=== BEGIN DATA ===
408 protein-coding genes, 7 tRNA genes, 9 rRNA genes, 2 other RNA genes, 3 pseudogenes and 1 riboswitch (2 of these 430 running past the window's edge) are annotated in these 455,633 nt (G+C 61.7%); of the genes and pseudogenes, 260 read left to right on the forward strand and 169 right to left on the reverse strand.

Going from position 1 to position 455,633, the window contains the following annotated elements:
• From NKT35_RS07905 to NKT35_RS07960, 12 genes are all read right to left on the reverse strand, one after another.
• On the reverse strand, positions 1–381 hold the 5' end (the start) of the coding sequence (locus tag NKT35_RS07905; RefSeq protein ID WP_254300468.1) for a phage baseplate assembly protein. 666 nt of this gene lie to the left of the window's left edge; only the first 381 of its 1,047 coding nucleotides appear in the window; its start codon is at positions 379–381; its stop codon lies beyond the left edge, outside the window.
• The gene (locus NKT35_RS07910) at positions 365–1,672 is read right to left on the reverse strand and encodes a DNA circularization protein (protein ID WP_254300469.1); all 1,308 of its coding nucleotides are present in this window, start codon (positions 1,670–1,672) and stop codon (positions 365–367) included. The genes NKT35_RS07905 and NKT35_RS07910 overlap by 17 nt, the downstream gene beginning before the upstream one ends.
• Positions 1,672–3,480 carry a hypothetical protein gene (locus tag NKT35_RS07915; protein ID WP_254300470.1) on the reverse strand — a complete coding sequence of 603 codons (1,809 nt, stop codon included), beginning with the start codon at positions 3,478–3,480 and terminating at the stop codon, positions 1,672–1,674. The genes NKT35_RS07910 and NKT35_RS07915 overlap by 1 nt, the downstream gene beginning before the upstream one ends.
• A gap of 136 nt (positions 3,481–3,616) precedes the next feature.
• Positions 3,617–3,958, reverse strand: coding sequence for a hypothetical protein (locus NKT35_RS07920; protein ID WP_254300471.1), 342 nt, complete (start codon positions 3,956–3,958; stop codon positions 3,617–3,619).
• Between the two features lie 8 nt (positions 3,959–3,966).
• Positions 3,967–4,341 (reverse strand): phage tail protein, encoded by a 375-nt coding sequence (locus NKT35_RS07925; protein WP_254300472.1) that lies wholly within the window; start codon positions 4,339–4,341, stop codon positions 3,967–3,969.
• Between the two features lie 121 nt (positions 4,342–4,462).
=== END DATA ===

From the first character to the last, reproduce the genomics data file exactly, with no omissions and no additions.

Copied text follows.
408 protein-coding genes, 7 tRNA genes, 9 rRNA genes, 2 other RNA genes, 3 pseudogenes and 1 riboswitch (2 of these 430 running past the window's edge) are annotated in these 455,633 nt (G+C 61.7%); of the genes and pseudogenes, 260 read left to right on the forward strand and 169 right to left on the reverse strand.

Going from position 1 to position 455,633, the window contains the following annotated elements:
• From NKT35_RS07905 to NKT35_RS07960, 12 genes are all read right to left on the reverse strand, one after another.
• On the reverse strand, positions 1–381 hold the 5' end (the start) of the coding sequence (locus tag NKT35_RS07905; RefSeq protein ID WP_254300468.1) for a phage baseplate assembly protein. 666 nt of this gene lie to the left of the window's left edge; only the first 381 of its 1,047 coding nucleotides appear in the window; its start codon is at positions 379–381; its stop codon lies beyond the left edge, outside the window.
• The gene (locus NKT35_RS07910) at positions 365–1,672 is read right to left on the reverse strand and encodes a DNA circularization protein (protein ID WP_254300469.1); all 1,308 of its coding nucleotides are present in this window, start codon (positions 1,670–1,672) and stop codon (positions 365–367) included. The genes NKT35_RS07905 and NKT35_RS07910 overlap by 17 nt, the downstream gene beginning before the upstream one ends.
• Positions 1,672–3,480 carry a hypothetical protein gene (locus tag NKT35_RS07915; protein ID WP_254300470.1) on the reverse strand — a complete coding sequence of 603 codons (1,809 nt, stop codon included), beginning with the start codon at positions 3,478–3,480 and terminating at the stop codon, positions 1,672–1,674. The genes NKT35_RS07910 and NKT35_RS07915 overlap by 1 nt, the downstream gene beginning before the upstream one ends.
• A gap of 136 nt (positions 3,481–3,616) precedes the next feature.
• Positions 3,617–3,958, reverse strand: coding sequence for a hypothetical protein (locus NKT35_RS07920; protein ID WP_254300471.1), 342 nt, complete (start codon positions 3,956–3,958; stop codon positions 3,617–3,619).
• Between the two features lie 8 nt (positions 3,959–3,966).
• Positions 3,967–4,341 (reverse strand): phage tail protein, encoded by a 375-nt coding sequence (locus NKT35_RS07925; protein WP_254300472.1) that lies wholly within the window; start codon positions 4,339–4,341, stop codon positions 3,967–3,969.
• Between the two features lie 121 nt (positions 4,342–4,462).